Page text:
IT’S your responsibility.
That’s what an elderly couple near Winchester were told after a tree in their back garden was removed without notice, smashing their green house and newly-decorated garden, and leaving them with the £1,000 bill.
The ‘offending’ tree, which sat at the bottom of John and Gillian Chapman’s back garden in Sutton Scotney, was cut down in February by Hampshire County Council after complaints from neighbours during high winds.
The broken branches were left strewn across their garden shed, green house and plum tree – all of which have been damaged.
The mess, which has been left for over a month, is obstructing a large area of Oxford Road property’s back garden, and Mrs Chapman said she received no prior warning from the council.
“I was speaking to my next door neighbour and she said ‘Jill, I think they are out there cutting your tree down’,” she said.
“I didn’t think they could be because it was so windy. When I saw the devastation in the morning I was horrified.
“Hampshire County Council was going to charge us £1,000 for the call out.”
It was not until Itchen Valley County Councillor Jackie Porter stepped in that HCC waived the fee.
However, the retired osteopaths have since been told because the tree belongs to them, it is their responsibility to clean up the aftermath, and the county council are refusing to help.
Mrs Chapman, 73, said: “We have booked in for a tree surgeon to come and clean it up on April 17. That is the earliest he could come because he is inundated with work at the moment because of all this terrible weather.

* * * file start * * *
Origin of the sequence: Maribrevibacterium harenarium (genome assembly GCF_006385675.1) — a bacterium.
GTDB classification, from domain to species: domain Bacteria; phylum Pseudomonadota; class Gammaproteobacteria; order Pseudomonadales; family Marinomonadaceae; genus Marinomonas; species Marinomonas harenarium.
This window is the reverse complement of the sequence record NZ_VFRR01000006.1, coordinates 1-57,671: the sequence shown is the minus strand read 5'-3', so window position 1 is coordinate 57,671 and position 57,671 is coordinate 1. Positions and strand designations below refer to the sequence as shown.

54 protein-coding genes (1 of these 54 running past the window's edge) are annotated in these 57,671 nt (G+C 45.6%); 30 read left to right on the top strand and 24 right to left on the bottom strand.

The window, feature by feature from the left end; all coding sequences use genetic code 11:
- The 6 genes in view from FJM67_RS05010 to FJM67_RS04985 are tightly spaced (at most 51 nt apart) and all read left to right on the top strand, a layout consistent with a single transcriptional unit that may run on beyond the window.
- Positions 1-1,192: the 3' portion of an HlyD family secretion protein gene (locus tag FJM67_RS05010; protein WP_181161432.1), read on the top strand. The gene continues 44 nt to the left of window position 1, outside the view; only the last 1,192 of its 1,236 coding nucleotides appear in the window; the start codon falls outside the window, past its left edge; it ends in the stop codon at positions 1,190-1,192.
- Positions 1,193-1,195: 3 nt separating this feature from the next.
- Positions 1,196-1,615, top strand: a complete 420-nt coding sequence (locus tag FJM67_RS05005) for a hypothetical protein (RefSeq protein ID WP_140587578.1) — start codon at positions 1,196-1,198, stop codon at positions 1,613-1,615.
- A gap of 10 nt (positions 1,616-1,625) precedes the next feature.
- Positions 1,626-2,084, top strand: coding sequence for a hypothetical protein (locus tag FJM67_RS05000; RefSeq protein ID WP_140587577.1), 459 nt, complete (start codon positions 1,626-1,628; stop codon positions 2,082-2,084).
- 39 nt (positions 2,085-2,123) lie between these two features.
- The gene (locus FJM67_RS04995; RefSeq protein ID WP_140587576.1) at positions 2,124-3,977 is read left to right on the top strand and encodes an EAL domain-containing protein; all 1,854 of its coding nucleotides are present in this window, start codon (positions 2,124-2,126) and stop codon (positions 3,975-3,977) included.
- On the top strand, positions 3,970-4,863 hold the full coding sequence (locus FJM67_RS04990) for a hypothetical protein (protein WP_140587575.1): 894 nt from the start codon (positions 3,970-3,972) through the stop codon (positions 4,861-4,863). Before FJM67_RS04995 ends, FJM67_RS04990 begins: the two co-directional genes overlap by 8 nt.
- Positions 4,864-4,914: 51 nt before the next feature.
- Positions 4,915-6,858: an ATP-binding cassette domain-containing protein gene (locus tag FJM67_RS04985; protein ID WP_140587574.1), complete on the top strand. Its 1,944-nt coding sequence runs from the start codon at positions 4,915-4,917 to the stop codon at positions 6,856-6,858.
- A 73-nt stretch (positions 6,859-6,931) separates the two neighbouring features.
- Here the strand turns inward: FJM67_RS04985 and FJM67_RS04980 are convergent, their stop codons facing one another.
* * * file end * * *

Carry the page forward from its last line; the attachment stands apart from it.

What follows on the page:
“He has lived in Sutton Scotney since he was a boy so said he would help us.”
Even at the reduced rate the couple will still have to fork out £550 to see their garden back to tip top condition.
Jackie Porter said she thinks the council made a hasty decision to cut back the tree.
“The least they could do is come and clean up the mess,” she said.
“Mr and Mrs Chapman were already coping with a lot that weekend – the water was lapping at their front door. They were lucky their chickens weren’t killed by the branches as they were cut down, but their greenhouse was smashed.
“The County has an efficient tree team that could do this job in hours.”
Hampshire County Council's executive member for Economy, Transport and Environment, Cllr Sean Woodward, said the council's highways team was alerted to the tree dangerously swaying in the wind after calls to police from concerned neighbours.
He said: "Having unsuccessfully tried to contact the property owner, and even though the tree was on private property, a decision was made to put public safety first.
"As this matter concerned a tree on private property, it really is a matter for the owner's insurance, and the council has offered to fully support them in any insurance claim by providing evidence of the situation.
"I have also asked officers to consider if there is anything further that we can reasonably do to support removal of the remainder of the tree."